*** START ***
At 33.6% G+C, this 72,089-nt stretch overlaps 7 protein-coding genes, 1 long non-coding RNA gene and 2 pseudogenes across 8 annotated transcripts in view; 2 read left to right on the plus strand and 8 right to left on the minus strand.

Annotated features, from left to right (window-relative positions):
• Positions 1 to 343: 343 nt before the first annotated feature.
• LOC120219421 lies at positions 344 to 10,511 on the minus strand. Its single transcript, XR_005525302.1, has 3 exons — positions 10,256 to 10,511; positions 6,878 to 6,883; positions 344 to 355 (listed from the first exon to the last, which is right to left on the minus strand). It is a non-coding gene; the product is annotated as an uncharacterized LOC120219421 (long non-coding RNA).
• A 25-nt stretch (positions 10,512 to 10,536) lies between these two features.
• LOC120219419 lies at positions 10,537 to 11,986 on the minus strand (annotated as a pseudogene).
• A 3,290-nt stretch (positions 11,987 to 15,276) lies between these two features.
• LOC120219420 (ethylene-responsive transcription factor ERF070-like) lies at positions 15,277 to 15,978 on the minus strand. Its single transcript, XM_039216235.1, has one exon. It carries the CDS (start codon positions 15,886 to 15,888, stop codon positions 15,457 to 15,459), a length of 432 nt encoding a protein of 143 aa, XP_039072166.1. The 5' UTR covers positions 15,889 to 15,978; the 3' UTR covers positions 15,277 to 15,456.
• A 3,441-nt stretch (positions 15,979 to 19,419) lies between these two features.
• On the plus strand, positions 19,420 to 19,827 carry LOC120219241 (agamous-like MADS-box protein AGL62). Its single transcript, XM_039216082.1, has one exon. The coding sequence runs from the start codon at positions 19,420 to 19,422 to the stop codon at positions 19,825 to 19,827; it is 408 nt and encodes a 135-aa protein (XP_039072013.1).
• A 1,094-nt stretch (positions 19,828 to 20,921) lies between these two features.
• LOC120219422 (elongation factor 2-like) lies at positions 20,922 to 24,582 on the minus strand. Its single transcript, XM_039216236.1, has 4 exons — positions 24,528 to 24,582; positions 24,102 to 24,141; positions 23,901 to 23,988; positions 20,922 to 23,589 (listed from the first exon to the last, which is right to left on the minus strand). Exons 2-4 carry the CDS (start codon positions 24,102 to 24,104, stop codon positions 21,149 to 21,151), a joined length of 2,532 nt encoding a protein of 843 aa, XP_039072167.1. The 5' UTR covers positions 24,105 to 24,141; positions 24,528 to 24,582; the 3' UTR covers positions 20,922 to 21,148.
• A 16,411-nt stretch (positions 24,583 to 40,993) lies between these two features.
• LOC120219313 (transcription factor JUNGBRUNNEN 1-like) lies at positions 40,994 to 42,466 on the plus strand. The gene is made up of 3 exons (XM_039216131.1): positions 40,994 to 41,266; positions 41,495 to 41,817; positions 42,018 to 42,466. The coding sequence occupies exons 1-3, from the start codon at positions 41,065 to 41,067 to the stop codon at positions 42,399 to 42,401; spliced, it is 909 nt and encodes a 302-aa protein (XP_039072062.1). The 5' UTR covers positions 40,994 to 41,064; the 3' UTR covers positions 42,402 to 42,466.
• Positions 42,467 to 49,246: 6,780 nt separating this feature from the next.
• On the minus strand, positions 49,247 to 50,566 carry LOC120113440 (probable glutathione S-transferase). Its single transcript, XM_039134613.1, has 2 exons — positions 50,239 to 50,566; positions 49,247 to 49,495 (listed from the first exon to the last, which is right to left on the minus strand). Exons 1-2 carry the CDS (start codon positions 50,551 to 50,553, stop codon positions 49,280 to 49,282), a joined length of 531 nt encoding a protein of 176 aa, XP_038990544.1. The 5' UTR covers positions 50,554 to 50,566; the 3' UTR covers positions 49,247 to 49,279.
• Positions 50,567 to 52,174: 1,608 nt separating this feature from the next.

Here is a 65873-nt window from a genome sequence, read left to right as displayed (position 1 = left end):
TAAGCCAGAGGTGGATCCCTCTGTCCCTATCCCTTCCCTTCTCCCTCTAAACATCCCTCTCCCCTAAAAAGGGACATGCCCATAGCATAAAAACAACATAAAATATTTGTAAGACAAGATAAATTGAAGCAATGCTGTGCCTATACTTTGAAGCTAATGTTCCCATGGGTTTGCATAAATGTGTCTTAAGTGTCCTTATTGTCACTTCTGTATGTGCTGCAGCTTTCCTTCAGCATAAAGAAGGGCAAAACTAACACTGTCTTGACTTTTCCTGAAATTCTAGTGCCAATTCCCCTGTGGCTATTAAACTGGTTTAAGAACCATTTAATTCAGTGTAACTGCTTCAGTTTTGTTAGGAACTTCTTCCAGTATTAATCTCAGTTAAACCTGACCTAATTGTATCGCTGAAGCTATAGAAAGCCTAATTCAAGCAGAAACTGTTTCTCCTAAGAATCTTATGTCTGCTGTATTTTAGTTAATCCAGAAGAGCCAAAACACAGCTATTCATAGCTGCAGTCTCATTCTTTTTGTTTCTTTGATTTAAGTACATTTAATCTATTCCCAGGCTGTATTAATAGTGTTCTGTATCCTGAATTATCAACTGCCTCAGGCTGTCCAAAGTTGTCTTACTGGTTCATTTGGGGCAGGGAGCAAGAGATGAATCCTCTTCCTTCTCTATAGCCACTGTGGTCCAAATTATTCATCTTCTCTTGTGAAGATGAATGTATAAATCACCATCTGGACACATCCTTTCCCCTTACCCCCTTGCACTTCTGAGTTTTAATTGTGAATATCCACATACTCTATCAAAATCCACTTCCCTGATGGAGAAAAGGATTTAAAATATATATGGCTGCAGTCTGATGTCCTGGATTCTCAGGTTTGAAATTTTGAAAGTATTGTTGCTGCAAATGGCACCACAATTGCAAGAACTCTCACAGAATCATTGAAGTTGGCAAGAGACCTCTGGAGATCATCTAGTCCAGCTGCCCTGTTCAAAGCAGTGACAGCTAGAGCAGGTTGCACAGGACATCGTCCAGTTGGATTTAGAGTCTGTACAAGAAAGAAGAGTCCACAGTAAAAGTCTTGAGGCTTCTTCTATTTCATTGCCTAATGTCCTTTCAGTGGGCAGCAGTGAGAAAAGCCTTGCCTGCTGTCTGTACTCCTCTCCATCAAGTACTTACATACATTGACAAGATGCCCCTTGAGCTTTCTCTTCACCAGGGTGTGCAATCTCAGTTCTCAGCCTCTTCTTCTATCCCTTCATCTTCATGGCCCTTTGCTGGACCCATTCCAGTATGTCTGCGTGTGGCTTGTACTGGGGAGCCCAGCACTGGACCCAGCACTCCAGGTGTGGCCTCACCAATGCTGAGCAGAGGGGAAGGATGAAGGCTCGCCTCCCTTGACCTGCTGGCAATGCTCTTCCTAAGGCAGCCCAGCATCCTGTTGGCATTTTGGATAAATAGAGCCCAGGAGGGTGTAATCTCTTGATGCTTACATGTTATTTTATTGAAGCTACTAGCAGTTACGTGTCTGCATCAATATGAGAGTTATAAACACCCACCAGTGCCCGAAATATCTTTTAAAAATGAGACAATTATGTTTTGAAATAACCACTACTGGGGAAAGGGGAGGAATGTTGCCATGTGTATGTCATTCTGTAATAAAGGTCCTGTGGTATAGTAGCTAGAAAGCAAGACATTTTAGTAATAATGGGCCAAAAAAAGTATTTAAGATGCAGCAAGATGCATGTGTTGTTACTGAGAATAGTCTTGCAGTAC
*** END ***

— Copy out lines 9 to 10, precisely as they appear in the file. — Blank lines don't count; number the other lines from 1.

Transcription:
• A 3,441-nt stretch (positions 15,979 to 19,419) lies between these two features.
• On the plus strand, positions 19,420 to 19,827 carry LOC120219241 (agamous-like MADS-box protein AGL62). Its single transcript, XM_039216082.1, has one exon. The coding sequence runs from the start codon at positions 19,420 to 19,422 to the stop codon at positions 19,825 to 19,827; it is 408 nt and encodes a 135-aa protein (XP_039072013.1).